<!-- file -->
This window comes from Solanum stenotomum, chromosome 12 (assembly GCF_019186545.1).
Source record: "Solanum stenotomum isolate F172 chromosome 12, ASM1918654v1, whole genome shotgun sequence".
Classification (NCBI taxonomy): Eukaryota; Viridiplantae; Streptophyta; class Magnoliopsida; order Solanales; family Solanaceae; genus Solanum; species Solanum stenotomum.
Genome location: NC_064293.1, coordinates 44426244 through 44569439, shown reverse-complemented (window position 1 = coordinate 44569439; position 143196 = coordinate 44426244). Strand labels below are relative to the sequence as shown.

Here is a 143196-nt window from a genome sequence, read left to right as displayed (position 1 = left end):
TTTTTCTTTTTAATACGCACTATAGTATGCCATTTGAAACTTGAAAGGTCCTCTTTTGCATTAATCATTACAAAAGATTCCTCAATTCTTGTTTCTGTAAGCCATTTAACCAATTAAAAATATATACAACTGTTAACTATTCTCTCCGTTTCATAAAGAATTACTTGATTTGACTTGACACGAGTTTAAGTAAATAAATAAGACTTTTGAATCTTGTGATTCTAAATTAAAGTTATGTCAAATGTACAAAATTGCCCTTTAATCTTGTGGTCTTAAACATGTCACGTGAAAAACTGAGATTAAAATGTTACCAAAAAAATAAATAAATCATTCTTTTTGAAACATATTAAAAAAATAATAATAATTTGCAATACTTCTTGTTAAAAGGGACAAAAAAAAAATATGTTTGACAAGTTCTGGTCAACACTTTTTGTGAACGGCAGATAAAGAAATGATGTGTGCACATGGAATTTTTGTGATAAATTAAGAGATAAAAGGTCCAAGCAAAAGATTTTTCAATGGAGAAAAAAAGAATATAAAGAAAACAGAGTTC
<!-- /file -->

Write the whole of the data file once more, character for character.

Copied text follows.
This window comes from Solanum stenotomum, chromosome 12 (assembly GCF_019186545.1).
Source record: "Solanum stenotomum isolate F172 chromosome 12, ASM1918654v1, whole genome shotgun sequence".
Classification (NCBI taxonomy): Eukaryota; Viridiplantae; Streptophyta; class Magnoliopsida; order Solanales; family Solanaceae; genus Solanum; species Solanum stenotomum.
Genome location: NC_064293.1, coordinates 44426244 through 44569439, shown reverse-complemented (window position 1 = coordinate 44569439; position 143196 = coordinate 44426244). Strand labels below are relative to the sequence as shown.

Here is a 143196-nt window from a genome sequence, read left to right as displayed (position 1 = left end):
TTTTTCTTTTTAATACGCACTATAGTATGCCATTTGAAACTTGAAAGGTCCTCTTTTGCATTAATCATTACAAAAGATTCCTCAATTCTTGTTTCTGTAAGCCATTTAACCAATTAAAAATATATACAACTGTTAACTATTCTCTCCGTTTCATAAAGAATTACTTGATTTGACTTGACACGAGTTTAAGTAAATAAATAAGACTTTTGAATCTTGTGATTCTAAATTAAAGTTATGTCAAATGTACAAAATTGCCCTTTAATCTTGTGGTCTTAAACATGTCACGTGAAAAACTGAGATTAAAATGTTACCAAAAAAATAAATAAATCATTCTTTTTGAAACATATTAAAAAAATAATAATAATTTGCAATACTTCTTGTTAAAAGGGACAAAAAAAAAATATGTTTGACAAGTTCTGGTCAACACTTTTTGTGAACGGCAGATAAAGAAATGATGTGTGCACATGGAATTTTTGTGATAAATTAAGAGATAAAAGGTCCAAGCAAAAGATTTTTCAATGGAGAAAAAAAGAATATAAAGAAAACAGAGTTC